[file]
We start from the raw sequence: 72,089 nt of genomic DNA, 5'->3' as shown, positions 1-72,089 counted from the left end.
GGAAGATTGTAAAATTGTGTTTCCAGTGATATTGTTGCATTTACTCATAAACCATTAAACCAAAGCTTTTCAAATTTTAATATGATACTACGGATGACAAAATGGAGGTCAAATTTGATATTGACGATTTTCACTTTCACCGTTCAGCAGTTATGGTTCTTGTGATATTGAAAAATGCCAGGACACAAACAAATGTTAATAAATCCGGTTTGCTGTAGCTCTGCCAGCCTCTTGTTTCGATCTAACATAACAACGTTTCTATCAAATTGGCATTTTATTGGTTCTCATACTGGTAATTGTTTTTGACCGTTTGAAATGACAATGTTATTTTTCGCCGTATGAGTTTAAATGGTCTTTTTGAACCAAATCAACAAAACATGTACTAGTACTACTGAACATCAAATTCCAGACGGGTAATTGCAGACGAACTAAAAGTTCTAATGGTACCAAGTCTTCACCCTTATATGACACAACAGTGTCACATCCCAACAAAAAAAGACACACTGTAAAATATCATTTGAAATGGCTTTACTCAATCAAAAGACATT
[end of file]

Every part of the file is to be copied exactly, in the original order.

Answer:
We start from the raw sequence: 72,089 nt of genomic DNA, 5'->3' as shown, positions 1-72,089 counted from the left end.
GGAAGATTGTAAAATTGTGTTTCCAGTGATATTGTTGCATTTACTCATAAACCATTAAACCAAAGCTTTTCAAATTTTAATATGATACTACGGATGACAAAATGGAGGTCAAATTTGATATTGACGATTTTCACTTTCACCGTTCAGCAGTTATGGTTCTTGTGATATTGAAAAATGCCAGGACACAAACAAATGTTAATAAATCCGGTTTGCTGTAGCTCTGCCAGCCTCTTGTTTCGATCTAACATAACAACGTTTCTATCAAATTGGCATTTTATTGGTTCTCATACTGGTAATTGTTTTTGACCGTTTGAAATGACAATGTTATTTTTCGCCGTATGAGTTTAAATGGTCTTTTTGAACCAAATCAACAAAACATGTACTAGTACTACTGAACATCAAATTCCAGACGGGTAATTGCAGACGAACTAAAAGTTCTAATGGTACCAAGTCTTCACCCTTATATGACACAACAGTGTCACATCCCAACAAAAAAAGACACACTGTAAAATATCATTTGAAATGGCTTTACTCAATCAAAAGACATT